When the celebrations subsided and the ceremony was completed, the Wolverines were all smiles. All they could do for now was wait.
Harvard-Westlake would eventually defeat Pasadena 68-58 in the CIF-Southern Section Division 1A championship game, but that hadn’t happened yet. Brentwood had just defeated Burbank with a three at the buzzer to win the 3AA title. The Eagles were awarded the championship plaque, and then everyone was herded off the court so the next game could begin.
The Wolverines and the Bulldogs take the floor and start to warm up. They shoot, and shoot, and shoot, and shoot. Shootarounds normally last 10-15 minutes, not an eternity. And yet, the scoreboard clock is frozen as 7:27. Coaches are informed that the start of the game is delayed 40 minutes to allow fans waiting outside Felix Event Center to enter.
Missed last night’s game or want to relive it? —>⚡️“Harvard-Westlake wins CIF-SS Boys’ Basketball 1A title”https://t.co/LE0xH6rF2b
— H-W Chronicle Sports (@HWCsports) March 4, 2017
It’s past 9 p.m.–both teams have been waiting all day, all season, for this moment: a shot at winning a Southern Section title. This is supposed be a tense and nervous atmosphere. This is the part where players should start to feel the roof cave in on them, hearts racing, palms sweating. When the lights went out at the Mercedes-Benz Superdome during Super Bowl XLVII, pundits acted like it was the end of the world.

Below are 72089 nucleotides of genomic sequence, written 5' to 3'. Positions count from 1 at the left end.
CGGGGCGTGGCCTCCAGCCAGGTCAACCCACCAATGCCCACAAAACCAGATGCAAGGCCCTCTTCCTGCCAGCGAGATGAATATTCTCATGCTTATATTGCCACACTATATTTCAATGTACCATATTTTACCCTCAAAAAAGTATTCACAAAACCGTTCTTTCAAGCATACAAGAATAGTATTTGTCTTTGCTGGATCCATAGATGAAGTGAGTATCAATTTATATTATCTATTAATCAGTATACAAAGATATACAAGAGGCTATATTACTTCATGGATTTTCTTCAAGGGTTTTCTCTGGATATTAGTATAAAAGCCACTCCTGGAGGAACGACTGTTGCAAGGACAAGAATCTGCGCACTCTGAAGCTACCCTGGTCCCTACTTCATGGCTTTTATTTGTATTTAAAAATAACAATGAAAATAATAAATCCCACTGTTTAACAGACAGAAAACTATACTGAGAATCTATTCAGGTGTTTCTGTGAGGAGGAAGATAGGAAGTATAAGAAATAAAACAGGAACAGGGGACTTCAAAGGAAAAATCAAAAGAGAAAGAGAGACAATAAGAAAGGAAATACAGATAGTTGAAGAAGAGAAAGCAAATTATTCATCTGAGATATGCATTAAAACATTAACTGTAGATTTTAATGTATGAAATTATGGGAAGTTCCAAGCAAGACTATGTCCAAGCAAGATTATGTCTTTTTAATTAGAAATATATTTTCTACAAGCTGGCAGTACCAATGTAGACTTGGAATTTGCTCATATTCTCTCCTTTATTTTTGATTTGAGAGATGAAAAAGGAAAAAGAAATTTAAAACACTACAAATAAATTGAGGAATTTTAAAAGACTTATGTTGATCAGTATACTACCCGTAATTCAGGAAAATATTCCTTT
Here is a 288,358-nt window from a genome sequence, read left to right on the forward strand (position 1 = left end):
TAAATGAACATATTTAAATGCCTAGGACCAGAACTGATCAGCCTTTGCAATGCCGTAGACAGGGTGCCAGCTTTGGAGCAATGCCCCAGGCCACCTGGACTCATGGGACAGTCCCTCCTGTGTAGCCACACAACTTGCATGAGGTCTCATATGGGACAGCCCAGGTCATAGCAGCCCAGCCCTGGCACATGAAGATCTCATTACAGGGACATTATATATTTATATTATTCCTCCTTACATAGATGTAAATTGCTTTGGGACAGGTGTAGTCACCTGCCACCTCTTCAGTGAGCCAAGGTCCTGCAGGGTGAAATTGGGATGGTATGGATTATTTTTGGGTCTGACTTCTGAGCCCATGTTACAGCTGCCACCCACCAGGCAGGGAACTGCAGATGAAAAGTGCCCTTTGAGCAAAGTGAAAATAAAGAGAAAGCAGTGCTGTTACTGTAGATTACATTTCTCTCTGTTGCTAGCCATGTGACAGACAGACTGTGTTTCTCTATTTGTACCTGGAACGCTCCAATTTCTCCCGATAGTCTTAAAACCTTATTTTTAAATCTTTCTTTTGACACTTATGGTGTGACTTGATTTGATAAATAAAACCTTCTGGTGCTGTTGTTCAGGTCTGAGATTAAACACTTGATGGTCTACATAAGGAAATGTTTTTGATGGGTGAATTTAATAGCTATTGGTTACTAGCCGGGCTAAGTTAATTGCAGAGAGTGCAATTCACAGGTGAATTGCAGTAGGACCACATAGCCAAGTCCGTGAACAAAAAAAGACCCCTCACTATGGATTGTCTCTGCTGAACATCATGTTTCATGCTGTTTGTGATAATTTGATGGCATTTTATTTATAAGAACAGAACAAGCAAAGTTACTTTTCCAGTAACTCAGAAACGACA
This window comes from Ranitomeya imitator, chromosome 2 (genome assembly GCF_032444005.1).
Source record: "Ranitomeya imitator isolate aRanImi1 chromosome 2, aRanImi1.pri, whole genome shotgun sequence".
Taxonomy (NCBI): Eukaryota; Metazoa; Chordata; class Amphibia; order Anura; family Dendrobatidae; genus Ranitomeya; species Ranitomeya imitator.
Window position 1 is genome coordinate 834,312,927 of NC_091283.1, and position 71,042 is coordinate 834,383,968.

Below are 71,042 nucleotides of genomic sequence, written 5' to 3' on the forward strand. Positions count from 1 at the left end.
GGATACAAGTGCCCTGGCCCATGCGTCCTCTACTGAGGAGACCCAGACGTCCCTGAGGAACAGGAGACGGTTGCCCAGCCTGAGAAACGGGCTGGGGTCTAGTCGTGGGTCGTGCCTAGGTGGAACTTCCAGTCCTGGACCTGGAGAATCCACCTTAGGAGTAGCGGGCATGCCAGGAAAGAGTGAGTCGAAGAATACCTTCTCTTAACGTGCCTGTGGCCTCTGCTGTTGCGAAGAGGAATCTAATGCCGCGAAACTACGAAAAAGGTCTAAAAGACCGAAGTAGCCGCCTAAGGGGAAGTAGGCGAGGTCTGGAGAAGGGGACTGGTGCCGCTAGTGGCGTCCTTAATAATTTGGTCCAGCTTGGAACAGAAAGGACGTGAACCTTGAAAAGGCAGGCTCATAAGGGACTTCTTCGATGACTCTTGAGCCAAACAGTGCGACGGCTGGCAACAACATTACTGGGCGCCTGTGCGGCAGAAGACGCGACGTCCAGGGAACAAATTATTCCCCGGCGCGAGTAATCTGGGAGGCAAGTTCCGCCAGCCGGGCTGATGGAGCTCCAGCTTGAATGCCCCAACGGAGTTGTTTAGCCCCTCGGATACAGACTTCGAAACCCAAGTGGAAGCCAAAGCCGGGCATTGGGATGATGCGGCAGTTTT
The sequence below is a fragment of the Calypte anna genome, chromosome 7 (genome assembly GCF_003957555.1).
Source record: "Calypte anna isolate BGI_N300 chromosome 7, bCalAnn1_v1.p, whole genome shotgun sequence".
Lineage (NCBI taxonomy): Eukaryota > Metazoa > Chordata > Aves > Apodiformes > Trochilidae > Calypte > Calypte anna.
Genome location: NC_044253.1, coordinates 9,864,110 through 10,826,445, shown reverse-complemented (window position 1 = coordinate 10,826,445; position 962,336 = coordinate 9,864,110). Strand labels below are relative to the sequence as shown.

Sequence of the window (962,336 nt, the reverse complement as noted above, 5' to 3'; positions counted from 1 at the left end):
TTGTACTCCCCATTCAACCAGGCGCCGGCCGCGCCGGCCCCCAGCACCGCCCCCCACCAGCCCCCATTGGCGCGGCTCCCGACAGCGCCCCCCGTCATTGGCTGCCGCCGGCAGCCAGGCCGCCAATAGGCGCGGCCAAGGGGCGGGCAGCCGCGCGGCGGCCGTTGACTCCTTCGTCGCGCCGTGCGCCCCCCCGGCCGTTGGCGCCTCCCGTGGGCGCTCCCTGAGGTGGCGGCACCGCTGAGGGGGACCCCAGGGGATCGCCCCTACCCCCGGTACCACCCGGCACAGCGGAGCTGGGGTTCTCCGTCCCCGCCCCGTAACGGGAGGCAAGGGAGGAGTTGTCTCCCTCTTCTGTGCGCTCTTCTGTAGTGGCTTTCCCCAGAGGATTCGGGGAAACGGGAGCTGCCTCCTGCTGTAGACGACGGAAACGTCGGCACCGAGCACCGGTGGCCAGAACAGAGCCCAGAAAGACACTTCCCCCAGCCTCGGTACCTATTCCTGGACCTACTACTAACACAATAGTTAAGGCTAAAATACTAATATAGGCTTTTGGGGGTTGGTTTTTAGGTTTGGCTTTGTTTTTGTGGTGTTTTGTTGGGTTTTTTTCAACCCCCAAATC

And yet, the mood is light near the Wolverines bench, as though it was their own trophy presentation that had just finished. L Simpson ’20 walks by and says something to Head Coach David Rebibo. Rebibo cracks up. Moments later, a similar exchange takes place between Rebibo and Cassius Stanley ’19. Blake Wong ’17 grins at the coach. Ray Mueller ’17 has a chuckle. It’s like the court had become an amusement park, with fun activities like walk to the Gatorade tank and shoot the ball a bunch of times. Popcorn and cotton candy would have fit right in had it not been past these unusually tall children’s bedtime.
Johnny Juzang ’20 led the Wolverines in scoring with 21 points. His eyes lit up when he was asked after the game if the team was having more fun than they did earlier this season.
“For sure,” Juzang said. “Definitely. It’s gotten a lot more fun–everybody’s moving the ball, sharing the ball, and everybody has more fun that way.”
Rebibo acknowledged that getting the team to gel was a challenge earlier in the season, but it appears those days are over.